Such a wave of Regressive Depression can have different causes; please let me save that for some other time. Of course for a long-term counter-strategy you need to address a structural cause. But more important now is the question: when under acute attack of this kind of depression, what is the best short-term remedy?
Maybe you’re going to laugh at me now for my gross simplicity, or maybe you’re going to accuse me of escapism, but my conviction here is indeed simple. When this kind of depression temporarily reduces you to a kind of powerless baby, then the best-working solution will be the very same solution that worked when you actually were this powerless baby. A solution that temporarily shields you from the devastating world. Lacking the loving care of a mother, there’s only one solution left, baby: go to sleep.
The immediate problem is of course that the same panic that you’d like to drive away with a smothering dose of sleep, can often prevent you from falling asleep in the first place. This is why some psychiatrists will prescribe a combination of an antidepressant with a sleep-inducing tranquilizer (even though such a combination is not always harmless). Alternatively, this is why some patients will take a stiff drink (even though alcohol in such a situation is not harmless, either).
Personally I want to recommend something else: try to simulate the one other factor that helped you to survive the difficult days after birth. Yes. Your mother. Maybe you have a friend close enough to lie down beside you in bed for a while, so his-or-her arms can serve as stand-in for your mother’s arms enveloping you. Listening to some kind of soft lullaby song can also be a great way to simulate a soothing mother’s presence.
More in general, I do know that some of us like music that induces sleep by a slow steady rhythm that somehow evokes an unconscious association with the time when we floated around in the womb. To go a step further, you could even try one of those commercial CDs with actual womb sounds. These are meant for letting babies fall asleep, but they seem to work for many adults just as well. I don’t like to endorse commercial firms, but for a random example of such a “Womb Sound CD”, see here.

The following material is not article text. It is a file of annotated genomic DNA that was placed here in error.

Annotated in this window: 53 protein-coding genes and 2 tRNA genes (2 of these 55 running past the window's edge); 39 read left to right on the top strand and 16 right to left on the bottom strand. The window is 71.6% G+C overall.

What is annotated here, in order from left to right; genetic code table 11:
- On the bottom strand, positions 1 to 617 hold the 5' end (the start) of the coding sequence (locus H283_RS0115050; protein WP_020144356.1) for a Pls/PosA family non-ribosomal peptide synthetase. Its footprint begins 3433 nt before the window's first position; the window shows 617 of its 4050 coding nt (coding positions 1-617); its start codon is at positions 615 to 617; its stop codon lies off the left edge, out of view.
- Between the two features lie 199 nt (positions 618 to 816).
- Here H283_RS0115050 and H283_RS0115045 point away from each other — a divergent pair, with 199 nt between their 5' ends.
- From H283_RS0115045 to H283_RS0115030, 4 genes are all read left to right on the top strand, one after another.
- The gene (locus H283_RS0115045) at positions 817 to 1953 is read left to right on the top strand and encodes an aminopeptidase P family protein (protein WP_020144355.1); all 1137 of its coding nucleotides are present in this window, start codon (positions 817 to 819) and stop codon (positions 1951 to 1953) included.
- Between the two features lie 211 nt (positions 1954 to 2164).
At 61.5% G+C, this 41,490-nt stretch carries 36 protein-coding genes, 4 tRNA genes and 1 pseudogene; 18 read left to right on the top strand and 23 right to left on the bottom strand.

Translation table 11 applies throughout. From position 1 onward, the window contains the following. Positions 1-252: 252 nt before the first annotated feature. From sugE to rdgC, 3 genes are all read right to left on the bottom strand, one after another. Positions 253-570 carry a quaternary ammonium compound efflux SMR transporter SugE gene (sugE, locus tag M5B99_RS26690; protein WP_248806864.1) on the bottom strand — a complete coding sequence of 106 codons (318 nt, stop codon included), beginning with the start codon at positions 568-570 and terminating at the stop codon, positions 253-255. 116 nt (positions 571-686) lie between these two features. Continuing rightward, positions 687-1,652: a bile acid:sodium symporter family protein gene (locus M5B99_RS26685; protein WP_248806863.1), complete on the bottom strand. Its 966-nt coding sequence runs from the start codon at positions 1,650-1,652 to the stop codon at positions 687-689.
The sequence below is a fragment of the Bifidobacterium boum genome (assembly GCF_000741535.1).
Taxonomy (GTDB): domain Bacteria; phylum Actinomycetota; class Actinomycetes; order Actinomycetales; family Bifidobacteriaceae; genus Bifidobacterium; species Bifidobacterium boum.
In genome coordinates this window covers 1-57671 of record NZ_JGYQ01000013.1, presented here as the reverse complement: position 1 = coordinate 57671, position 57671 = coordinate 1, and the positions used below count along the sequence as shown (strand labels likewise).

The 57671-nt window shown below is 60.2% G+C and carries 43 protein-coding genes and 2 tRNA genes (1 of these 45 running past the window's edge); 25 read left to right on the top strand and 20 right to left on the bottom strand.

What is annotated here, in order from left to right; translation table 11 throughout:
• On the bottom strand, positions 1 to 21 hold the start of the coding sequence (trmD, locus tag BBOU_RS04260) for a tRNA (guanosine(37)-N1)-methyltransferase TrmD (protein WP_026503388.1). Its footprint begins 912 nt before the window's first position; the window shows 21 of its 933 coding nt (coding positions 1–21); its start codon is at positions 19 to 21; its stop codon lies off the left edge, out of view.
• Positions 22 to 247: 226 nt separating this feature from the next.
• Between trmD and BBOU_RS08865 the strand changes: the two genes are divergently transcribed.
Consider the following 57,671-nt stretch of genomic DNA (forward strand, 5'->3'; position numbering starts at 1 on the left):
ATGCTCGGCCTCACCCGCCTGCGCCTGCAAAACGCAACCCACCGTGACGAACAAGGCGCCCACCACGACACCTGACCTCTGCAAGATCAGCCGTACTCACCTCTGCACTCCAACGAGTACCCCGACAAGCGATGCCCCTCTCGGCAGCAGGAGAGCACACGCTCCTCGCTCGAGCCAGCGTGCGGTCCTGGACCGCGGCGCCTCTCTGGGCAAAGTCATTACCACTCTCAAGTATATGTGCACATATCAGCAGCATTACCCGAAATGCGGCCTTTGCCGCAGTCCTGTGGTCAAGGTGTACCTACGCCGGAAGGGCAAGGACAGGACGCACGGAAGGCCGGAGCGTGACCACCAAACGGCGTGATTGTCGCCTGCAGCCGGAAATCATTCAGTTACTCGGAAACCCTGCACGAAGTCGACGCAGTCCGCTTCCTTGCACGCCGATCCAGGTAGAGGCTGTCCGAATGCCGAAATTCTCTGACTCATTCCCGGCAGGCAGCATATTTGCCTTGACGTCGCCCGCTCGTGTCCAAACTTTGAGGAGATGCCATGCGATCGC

Even more generally, everything that produces positive early childhood associations, and the accompanying feeling of safety, can help. If you want to know how childish I am myself (yes it’s part of my onion core) let me tell you that I know that once I’ve fled into my bed, feeling ravaged by a wave of Regressive Depression, firmly clutching an old teddy bear can be much more helpful than one would rationally expect.
So you’ve fallen asleep. When you awake after a few hours, in some cases your horrible wave of Regressive Depression will have gone. At least it will now be less strong and sharp, that much I can assure you.
The important thing now is to focus on the more mature parts of your personality: the outer layers of the onion. Revive them so you don’t remain stuck in your baby core: get up and try to do something simple. Make coffee. Phone a friend. Read your tweets. Life, normal life, will to some degree return to you.
Of course it cannot harm to talk with your psychiatrist or a good friend about your frightening Baby Experience. Talking about such an attack of Regressive Depression can help you to get a little more insight. For example, did something happen that day that triggered it? And if this same horrible experience keeps coming back to you frequently, then you should certainly try to get some professional help.
Enough for now. I want to leave you with the comforting sounds of a truly sweet but at the same time not too-childish lullaby.
It’s Ninna Nanna, the unexpectedly gentle conclusion of the rocking 1993 album X Forza e X Amore by Italian singer Gianna Nannini (see more about her in the footnotes below).
This song (possibly inspired by Brahms) works great as a lullaby for several reasons, one of them being that it’s in Italian. Since most of us don’t understand Italian, this perfectly replicates how we as a baby heard our mother singing to us: hearing a voice, sounds, but not yet understanding any of the words. Though maybe you can guess that Gianna’s repeated “dormi, dormi” means “sleep, sleep”.
Normally I’m not very fond of songs that fade out, but here that works great too: it suggests how the singing voice will fade away into the foggy onset of sleep. OK, here she is.
Gianna Nannini – Ninna Nanna
For a full StayOnTop playlist, see the Music page.
• some footnotes:
1. Isobella Beeton (1836-1865, often wrongly referred to as Isabella) was a well-known Victorian writer about “household management”. She was a great cook; her tragically short life left us with a lot of recipes.
She certainly knew all about onions. But my diagram picture above, I admit, is a playful fake.
2. Gianna Nannini is an Italian singer and songwriter, active since 1976, who produced and still produces many many wonderful albums with many many superb songs, ranging from aggressively screaming rock to contemplative.
I love her because she dares to be overtly melodramatic and melodious in an almost-but-not-quite kitschy way: an expressive kind of style that would be possible nowhere else than in Italy. It’s a shame that outside Europe, so few people know about her.
Here is a link to her official Gianna Nannini website (in Italian, the English version is less complete).
3. If because of this post you want to pin me down as a neo-Freudian, so be it. I am not dogmatic at all, and I am also aware that Freud, constantly trying to assert himself, did write a lot of pompous unscientific nonsense. We live in different times now.
But I will always keep loving him as a pioneer who pointed out a few essential truths that helped many people to get to understand themselves a little better.
Author: Henk van Setten